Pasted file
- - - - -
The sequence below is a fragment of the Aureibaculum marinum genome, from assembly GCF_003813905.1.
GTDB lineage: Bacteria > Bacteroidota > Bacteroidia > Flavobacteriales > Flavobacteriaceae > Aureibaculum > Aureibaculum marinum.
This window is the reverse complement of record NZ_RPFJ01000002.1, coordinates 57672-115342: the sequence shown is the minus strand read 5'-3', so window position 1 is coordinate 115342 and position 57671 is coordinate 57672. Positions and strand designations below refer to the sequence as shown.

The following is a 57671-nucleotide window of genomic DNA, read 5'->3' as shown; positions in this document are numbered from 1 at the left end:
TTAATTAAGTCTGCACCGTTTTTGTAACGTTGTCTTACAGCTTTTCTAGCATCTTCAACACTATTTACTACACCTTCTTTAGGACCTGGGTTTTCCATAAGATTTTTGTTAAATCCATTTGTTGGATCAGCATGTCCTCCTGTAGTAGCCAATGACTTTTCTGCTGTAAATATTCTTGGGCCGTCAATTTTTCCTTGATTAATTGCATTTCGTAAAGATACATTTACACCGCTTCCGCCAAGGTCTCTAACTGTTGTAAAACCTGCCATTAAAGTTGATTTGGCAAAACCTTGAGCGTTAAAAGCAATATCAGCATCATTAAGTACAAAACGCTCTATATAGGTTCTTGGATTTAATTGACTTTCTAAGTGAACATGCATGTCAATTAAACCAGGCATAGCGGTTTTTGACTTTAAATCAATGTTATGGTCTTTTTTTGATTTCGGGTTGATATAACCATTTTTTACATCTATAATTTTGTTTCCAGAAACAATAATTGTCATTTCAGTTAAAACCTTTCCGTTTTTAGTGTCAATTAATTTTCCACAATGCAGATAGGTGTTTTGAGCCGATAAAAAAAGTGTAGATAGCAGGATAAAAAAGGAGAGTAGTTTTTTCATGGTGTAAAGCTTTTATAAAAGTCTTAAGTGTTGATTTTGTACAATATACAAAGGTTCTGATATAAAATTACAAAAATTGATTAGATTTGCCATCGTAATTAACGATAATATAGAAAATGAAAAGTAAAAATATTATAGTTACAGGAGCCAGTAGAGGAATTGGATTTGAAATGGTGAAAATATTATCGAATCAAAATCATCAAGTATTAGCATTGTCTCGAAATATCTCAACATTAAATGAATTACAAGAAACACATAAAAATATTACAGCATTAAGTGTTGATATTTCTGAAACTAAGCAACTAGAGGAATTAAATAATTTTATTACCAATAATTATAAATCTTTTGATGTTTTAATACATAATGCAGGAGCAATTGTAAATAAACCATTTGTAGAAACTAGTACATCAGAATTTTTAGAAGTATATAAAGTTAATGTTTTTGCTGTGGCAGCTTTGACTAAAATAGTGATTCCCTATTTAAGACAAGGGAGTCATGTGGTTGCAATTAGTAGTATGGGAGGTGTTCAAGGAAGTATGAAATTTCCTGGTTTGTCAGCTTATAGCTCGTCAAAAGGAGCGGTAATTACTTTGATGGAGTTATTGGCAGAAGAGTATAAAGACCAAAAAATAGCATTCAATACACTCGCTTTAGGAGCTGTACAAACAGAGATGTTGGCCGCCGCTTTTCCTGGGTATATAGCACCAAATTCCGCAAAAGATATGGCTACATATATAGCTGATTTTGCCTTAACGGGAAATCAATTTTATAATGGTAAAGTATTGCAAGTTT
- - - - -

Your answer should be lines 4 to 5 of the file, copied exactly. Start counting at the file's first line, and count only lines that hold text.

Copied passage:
The following is a 57671-nucleotide window of genomic DNA, read 5'->3' as shown; positions in this document are numbered from 1 at the left end:
TTAATTAAGTCTGCACCGTTTTTGTAACGTTGTCTTACAGCTTTTCTAGCATCTTCAACACTATTTACTACACCTTCTTTAGGACCTGGGTTTTCCATAAGATTTTTGTTAAATCCATTTGTTGGATCAGCATGTCCTCCTGTAGTAGCCAATGACTTTTCTGCTGTAAATATTCTTGGGCCGTCAATTTTTCCTTGATTAATTGCATTTCGTAAAGATACATTTACACCGCTTCCGCCAAGGTCTCTAACTGTTGTAAAACCTGCCATTAAAGTTGATTTGGCAAAACCTTGAGCGTTAAAAGCAATATCAGCATCATTAAGTACAAAACGCTCTATATAGGTTCTTGGATTTAATTGACTTTCTAAGTGAACATGCATGTCAATTAAACCAGGCATAGCGGTTTTTGACTTTAAATCAATGTTATGGTCTTTTTTTGATTTCGGGTTGATATAACCATTTTTTACATCTATAATTTTGTTTCCAGAAACAATAATTGTCATTTCAGTTAAAACCTTTCCGTTTTTAGTGTCAATTAATTTTCCACAATGCAGATAGGTGTTTTGAGCCGATAAAAAAAGTGTAGATAGCAGGATAAAAAAGGAGAGTAGTTTTTTCATGGTGTAAAGCTTTTATAAAAGTCTTAAGTGTTGATTTTGTACAATATACAAAGGTTCTGATATAAAATTACAAAAATTGATTAGATTTGCCATCGTAATTAACGATAATATAGAAAATGAAAAGTAAAAATATTATAGTTACAGGAGCCAGTAGAGGAATTGGATTTGAAATGGTGAAAATATTATCGAATCAAAATCATCAAGTATTAGCATTGTCTCGAAATATCTCAACATTAAATGAATTACAAGAAACACATAAAAATATTACAGCATTAAGTGTTGATATTTCTGAAACTAAGCAACTAGAGGAATTAAATAATTTTATTACCAATAATTATAAATCTTTTGATGTTTTAATACATAATGCAGGAGCAATTGTAAATAAACCATTTGTAGAAACTAGTACATCAGAATTTTTAGAAGTATATAAAGTTAATGTTTTTGCTGTGGCAGCTTTGACTAAAATAGTGATTCCCTATTTAAGACAAGGGAGTCATGTGGTTGCAATTAGTAGTATGGGAGGTGTTCAAGGAAGTATGAAATTTCCTGGTTTGTCAGCTTATAGCTCGTCAAAAGGAGCGGTAATTACTTTGATGGAGTTATTGGCAGAAGAGTATAAAGACCAAAAAATAGCATTCAATACACTCGCTTTAGGAGCTGTACAAACAGAGATGTTGGCCGCCGCTTTTCCTGGGTATATAGCACCAAATTCCGCAAAAGATATGGCTACATATATAGCTGATTTTGCCTTAACGGGAAATCAATTTTATAATGGTAAAGTATTGCAAGTTT